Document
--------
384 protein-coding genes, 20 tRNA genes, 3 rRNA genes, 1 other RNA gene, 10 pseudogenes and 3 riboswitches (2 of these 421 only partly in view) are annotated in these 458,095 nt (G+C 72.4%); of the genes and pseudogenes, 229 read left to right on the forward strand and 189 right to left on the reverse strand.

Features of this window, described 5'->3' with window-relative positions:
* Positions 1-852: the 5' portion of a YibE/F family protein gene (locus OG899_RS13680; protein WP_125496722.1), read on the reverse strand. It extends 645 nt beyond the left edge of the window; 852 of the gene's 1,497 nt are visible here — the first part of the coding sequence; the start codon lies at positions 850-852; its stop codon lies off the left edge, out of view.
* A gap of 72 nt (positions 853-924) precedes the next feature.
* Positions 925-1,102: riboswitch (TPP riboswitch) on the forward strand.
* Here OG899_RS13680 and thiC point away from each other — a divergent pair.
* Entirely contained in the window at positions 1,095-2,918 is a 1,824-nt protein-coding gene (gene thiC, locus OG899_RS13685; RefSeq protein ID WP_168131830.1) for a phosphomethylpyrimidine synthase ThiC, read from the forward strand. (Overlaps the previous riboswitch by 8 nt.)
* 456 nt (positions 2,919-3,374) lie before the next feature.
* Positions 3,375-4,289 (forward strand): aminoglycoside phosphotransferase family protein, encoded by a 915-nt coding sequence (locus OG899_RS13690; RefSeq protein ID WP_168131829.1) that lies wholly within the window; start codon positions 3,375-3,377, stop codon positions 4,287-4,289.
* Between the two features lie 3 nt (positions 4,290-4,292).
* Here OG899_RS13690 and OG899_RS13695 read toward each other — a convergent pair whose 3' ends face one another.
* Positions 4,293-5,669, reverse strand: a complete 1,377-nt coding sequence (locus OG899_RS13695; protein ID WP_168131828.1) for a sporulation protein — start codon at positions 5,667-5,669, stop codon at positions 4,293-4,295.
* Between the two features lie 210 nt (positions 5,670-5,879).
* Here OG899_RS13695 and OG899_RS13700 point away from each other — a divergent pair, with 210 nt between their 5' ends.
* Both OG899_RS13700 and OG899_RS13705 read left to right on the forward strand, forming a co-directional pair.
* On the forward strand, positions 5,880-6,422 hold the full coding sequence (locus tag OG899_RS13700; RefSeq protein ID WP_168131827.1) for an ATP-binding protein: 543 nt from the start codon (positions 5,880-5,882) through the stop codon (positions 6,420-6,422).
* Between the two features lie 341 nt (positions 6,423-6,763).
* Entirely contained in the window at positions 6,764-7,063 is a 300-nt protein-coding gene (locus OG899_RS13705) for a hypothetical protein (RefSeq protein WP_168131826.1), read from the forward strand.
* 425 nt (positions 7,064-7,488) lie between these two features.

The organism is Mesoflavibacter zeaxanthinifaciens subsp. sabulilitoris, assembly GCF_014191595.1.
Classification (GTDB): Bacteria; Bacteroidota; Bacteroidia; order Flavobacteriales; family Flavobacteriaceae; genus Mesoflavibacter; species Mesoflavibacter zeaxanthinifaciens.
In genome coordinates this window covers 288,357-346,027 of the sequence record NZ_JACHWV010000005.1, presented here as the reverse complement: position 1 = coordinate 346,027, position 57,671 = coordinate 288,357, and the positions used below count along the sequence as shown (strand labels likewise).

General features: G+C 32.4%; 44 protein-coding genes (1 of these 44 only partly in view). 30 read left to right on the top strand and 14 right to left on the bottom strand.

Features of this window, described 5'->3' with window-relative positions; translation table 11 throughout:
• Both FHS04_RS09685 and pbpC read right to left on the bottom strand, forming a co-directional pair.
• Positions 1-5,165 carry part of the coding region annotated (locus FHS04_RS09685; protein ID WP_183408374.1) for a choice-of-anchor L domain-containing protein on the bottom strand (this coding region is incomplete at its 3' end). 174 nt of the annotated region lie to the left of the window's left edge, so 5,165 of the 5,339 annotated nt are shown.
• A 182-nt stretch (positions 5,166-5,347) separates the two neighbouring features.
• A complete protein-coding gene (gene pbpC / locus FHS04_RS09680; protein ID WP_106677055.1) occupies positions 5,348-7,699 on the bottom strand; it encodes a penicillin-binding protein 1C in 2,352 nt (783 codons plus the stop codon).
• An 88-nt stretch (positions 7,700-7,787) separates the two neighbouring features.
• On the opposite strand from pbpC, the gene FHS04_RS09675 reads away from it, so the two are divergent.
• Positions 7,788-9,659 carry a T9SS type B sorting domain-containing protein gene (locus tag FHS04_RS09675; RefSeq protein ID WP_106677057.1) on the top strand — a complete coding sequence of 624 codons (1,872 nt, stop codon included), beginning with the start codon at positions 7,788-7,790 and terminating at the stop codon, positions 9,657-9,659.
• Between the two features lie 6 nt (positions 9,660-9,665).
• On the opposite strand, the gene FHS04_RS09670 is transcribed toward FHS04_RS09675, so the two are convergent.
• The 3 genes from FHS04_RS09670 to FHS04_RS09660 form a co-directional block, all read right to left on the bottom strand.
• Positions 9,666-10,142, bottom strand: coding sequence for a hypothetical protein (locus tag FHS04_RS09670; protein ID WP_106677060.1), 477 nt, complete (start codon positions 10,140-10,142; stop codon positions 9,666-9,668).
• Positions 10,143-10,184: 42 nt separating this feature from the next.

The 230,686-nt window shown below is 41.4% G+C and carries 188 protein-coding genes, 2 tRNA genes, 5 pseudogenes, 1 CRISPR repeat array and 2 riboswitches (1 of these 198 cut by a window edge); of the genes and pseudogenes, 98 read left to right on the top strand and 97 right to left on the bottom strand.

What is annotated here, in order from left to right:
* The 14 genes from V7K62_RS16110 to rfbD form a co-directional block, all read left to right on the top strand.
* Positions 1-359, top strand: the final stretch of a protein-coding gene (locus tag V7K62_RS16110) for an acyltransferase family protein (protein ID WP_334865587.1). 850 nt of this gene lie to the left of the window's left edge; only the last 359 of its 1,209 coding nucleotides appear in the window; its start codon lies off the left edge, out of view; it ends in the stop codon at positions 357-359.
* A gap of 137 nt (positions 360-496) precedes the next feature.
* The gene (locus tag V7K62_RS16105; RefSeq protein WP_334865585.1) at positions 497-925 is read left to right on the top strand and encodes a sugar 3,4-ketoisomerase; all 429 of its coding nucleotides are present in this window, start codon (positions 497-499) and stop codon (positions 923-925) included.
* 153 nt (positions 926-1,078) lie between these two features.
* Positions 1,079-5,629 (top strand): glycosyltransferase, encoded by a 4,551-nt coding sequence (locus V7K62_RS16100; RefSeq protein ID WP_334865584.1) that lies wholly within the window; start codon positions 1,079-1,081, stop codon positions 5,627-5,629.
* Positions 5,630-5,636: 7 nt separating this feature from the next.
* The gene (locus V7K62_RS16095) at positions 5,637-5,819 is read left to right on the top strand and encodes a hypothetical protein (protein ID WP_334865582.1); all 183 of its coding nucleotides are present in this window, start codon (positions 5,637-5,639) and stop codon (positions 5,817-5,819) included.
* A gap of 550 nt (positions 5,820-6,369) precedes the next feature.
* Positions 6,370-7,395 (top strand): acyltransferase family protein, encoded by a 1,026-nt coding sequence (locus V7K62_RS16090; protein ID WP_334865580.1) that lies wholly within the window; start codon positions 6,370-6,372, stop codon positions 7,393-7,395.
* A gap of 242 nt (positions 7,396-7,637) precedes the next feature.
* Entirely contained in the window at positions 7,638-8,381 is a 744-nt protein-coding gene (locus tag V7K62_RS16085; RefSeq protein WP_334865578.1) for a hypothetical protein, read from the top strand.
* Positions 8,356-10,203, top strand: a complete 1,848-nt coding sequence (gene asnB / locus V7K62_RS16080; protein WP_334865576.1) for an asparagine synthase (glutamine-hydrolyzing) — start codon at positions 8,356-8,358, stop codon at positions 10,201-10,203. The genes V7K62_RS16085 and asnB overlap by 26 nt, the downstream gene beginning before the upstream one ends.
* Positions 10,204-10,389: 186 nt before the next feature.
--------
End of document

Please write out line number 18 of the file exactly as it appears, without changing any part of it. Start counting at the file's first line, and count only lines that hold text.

* Entirely contained in the window at positions 6,764-7,063 is a 300-nt protein-coding gene (locus OG899_RS13705) for a hypothetical protein (RefSeq protein WP_168131826.1), read from the forward strand.